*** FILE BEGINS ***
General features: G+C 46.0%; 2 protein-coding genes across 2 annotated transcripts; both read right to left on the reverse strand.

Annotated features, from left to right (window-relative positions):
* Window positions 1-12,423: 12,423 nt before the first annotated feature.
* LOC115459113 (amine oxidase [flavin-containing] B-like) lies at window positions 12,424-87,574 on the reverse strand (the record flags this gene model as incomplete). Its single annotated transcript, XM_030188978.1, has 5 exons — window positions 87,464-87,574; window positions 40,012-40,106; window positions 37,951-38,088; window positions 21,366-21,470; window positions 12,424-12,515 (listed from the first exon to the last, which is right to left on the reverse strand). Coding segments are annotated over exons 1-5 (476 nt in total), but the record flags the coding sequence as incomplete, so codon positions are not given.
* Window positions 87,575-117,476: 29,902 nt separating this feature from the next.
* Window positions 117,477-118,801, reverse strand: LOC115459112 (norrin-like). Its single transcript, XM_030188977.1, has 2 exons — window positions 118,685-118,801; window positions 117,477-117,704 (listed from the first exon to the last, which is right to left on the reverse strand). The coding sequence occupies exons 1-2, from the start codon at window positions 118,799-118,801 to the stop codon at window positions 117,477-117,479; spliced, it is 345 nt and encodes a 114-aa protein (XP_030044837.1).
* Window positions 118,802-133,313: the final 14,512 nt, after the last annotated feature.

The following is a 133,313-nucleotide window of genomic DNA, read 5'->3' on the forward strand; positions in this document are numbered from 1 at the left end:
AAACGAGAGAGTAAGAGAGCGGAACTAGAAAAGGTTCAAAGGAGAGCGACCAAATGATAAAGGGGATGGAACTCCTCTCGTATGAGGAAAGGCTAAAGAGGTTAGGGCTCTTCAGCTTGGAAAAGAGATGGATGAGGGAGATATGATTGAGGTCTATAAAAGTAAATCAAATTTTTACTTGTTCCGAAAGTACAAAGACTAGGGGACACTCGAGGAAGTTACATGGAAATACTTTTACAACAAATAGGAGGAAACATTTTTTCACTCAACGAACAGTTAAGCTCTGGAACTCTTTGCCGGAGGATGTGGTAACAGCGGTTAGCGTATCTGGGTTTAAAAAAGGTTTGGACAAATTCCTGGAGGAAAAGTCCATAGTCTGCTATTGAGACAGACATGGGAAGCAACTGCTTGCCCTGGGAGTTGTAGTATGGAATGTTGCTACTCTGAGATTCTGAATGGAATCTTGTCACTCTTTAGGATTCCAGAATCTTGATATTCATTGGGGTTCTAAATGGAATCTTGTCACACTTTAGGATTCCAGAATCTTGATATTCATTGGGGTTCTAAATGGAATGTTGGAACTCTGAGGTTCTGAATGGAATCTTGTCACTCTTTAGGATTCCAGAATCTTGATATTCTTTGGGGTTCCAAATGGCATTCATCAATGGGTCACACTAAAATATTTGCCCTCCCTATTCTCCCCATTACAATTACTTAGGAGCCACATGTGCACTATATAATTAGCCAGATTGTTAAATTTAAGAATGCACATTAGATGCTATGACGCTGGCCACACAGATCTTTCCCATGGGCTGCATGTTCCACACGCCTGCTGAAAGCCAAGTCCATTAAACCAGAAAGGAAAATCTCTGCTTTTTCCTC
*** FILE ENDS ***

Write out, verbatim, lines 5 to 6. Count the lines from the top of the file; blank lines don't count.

* Window positions 87,575-117,476: 29,902 nt separating this feature from the next.
* Window positions 117,477-118,801, reverse strand: LOC115459112 (norrin-like). Its single transcript, XM_030188977.1, has 2 exons — window positions 118,685-118,801; window positions 117,477-117,704 (listed from the first exon to the last, which is right to left on the reverse strand). The coding sequence occupies exons 1-2, from the start codon at window positions 118,799-118,801 to the stop codon at window positions 117,477-117,479; spliced, it is 345 nt and encodes a 114-aa protein (XP_030044837.1).